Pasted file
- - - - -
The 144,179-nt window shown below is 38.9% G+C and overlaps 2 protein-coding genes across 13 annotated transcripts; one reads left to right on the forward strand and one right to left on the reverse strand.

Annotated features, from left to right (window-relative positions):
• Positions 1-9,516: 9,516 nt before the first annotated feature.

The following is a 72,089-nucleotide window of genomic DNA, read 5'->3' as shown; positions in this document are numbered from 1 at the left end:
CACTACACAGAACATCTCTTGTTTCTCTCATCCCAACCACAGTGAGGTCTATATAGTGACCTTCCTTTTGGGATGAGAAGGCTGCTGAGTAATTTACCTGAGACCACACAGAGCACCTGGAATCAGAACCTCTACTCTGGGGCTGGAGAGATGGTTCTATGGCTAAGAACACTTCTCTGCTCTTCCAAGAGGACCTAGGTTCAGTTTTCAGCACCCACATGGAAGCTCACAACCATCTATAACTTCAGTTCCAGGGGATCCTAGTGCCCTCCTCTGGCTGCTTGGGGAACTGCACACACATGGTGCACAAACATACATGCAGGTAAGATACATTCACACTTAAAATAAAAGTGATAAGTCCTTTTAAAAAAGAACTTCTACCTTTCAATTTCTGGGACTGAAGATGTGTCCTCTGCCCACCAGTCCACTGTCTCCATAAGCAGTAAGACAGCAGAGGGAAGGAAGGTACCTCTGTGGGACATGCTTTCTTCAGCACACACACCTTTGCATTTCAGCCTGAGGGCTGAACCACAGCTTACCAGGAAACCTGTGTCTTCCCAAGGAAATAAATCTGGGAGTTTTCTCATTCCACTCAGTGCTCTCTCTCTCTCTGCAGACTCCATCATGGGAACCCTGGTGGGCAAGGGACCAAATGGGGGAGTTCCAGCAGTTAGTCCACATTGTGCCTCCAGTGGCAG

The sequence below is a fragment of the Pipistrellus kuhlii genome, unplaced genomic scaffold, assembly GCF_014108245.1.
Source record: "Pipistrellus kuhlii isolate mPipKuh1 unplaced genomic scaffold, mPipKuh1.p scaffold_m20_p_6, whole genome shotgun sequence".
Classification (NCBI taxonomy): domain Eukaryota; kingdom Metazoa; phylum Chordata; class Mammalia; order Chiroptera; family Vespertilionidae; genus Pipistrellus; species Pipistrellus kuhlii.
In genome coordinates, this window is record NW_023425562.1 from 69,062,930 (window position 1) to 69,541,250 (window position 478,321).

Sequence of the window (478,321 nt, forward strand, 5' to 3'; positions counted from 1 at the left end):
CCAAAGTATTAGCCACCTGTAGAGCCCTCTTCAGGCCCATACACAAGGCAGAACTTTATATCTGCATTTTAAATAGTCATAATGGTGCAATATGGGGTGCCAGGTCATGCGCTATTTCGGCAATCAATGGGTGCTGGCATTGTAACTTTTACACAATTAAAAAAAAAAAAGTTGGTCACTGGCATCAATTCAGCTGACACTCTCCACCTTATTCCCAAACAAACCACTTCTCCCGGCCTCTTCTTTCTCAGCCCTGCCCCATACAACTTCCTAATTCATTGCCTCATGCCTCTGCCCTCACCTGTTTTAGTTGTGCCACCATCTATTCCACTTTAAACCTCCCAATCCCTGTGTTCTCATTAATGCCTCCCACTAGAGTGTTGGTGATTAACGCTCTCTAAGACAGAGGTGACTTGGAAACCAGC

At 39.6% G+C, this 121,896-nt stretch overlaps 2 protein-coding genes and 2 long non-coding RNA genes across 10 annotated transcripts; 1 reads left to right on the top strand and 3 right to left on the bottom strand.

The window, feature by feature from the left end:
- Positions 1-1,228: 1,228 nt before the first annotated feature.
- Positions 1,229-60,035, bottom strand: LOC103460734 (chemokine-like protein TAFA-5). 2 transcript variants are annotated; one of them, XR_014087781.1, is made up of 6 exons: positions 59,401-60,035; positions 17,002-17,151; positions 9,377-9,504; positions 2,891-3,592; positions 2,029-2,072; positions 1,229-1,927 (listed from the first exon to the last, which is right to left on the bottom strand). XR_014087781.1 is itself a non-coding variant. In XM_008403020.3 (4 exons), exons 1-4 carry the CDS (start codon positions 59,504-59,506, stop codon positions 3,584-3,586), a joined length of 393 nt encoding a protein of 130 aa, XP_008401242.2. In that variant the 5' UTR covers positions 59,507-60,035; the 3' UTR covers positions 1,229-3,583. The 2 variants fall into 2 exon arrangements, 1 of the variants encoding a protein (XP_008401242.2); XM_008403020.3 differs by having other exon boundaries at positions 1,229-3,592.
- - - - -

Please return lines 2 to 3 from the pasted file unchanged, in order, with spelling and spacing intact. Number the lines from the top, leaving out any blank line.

Annotated features, from left to right (window-relative positions):
• Positions 1-9,516: 9,516 nt before the first annotated feature.